My largest concern with Coursera was with academic integrity. After a cheating scandal broke out in a few courses, the company added an honor code to enrollment. Some students interpret the honor code so strictly as to be impractical, and I experienced one such case where an innocent comment resulted in a cheating accusation from a classmate, including threats to report me to the instructors and Coursera. Thankfully, several students came to my defense, and no further action from higher powers that be resulted. It’s difficult to monitor integrity in a course such as this, when answers to questions are more quantitative than qualitative. Does a simple honor system like what Coursera has in place now work? Or, are more security measures (two-step or IP authentication, for example) necessary?
What should librarians think about when it comes to the MOOC? Instructional design librarians and subject specialists should think about how MOOCs can affect the subject guides and instructional sessions they curate. Is there an obligation to offer support for courses not offered at their university or students not matriculated at the school? Librarians who manage collection development and electronic resources should ask similar questions – is there an obligation to spend collection development funds on resources that do not directly support your institution or users? Faculty and department heads should think about how to properly measure assessment for these courses, especially if they want to offer credit. School administrators should carefully think about privacy of student data, especially if the institution is in a country that has stricter privacy laws than the United States (such as Canada).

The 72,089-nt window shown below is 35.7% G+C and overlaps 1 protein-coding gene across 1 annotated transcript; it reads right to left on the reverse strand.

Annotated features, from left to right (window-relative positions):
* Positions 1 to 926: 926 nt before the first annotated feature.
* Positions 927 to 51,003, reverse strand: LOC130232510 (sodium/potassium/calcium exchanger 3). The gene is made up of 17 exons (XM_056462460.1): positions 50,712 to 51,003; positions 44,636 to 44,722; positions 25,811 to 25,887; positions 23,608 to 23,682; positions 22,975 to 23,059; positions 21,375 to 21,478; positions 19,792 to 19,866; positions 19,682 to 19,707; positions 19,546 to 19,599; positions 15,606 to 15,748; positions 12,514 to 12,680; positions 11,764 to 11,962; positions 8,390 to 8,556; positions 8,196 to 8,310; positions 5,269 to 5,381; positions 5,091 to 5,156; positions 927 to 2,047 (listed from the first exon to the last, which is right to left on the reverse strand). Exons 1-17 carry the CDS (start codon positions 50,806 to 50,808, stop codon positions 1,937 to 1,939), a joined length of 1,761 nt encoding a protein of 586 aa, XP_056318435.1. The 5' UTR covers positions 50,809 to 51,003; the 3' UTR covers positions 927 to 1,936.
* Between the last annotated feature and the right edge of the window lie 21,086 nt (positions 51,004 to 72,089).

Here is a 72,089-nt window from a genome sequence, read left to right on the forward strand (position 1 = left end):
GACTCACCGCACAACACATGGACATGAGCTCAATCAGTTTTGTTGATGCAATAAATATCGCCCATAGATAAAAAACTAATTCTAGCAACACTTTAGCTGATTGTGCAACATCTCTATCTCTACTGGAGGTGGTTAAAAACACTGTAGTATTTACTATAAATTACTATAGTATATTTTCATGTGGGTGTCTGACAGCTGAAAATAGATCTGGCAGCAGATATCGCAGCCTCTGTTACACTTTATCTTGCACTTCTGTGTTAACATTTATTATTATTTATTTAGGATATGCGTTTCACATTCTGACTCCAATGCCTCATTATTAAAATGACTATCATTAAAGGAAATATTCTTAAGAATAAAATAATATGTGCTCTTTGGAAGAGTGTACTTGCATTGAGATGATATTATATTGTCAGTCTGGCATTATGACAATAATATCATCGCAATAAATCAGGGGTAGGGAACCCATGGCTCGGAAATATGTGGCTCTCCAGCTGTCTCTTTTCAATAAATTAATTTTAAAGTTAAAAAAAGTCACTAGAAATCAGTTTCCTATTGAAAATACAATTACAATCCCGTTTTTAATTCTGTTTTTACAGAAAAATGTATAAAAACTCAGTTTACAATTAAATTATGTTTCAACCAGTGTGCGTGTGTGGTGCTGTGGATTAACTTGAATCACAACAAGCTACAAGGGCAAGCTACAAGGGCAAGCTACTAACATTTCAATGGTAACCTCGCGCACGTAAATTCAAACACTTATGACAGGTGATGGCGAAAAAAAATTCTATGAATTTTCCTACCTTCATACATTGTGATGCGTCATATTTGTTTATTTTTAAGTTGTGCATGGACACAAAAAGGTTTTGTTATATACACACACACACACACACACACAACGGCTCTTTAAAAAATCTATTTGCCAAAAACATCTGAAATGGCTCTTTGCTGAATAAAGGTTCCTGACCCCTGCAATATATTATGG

What’s next for Coursera – both for me and for the company? I will be starting my next class in E-Learning and Digital Cultures at the end of this month, and two more set to start later this year. If you’re attending THATCamp Libraries in Boston at the end of February, I am hoping to convene a discussion group on the MOOC. (Watch the THATCamp Libraries blog for further details.) For Coursera, the company hopes to continue expanding its course offerings, and is in talks to allow Coursera courses to count for college credit. (Some institutions do this already, but Coursera is looking to broaden that reach.) There are rumors that Coursera will start charging for classes or for the end of course certificate, but for now, they are just that – rumors.
We’re growing closer to true freedom of education – opening scholarly pursuits to all. And all it took was the concept behind that little word of MOOC.
About Our Guest Author: Kate Kosturski is the Institutional Participation Coordinator for the United Kingdom and Northern Europe for JSTOR. You can find Kate exploring innovations in teaching, learning and training on the T is for Training podcast, where she is an occasional guest host and frequent panelist. You can follow her on Twitter as @librarian_kate.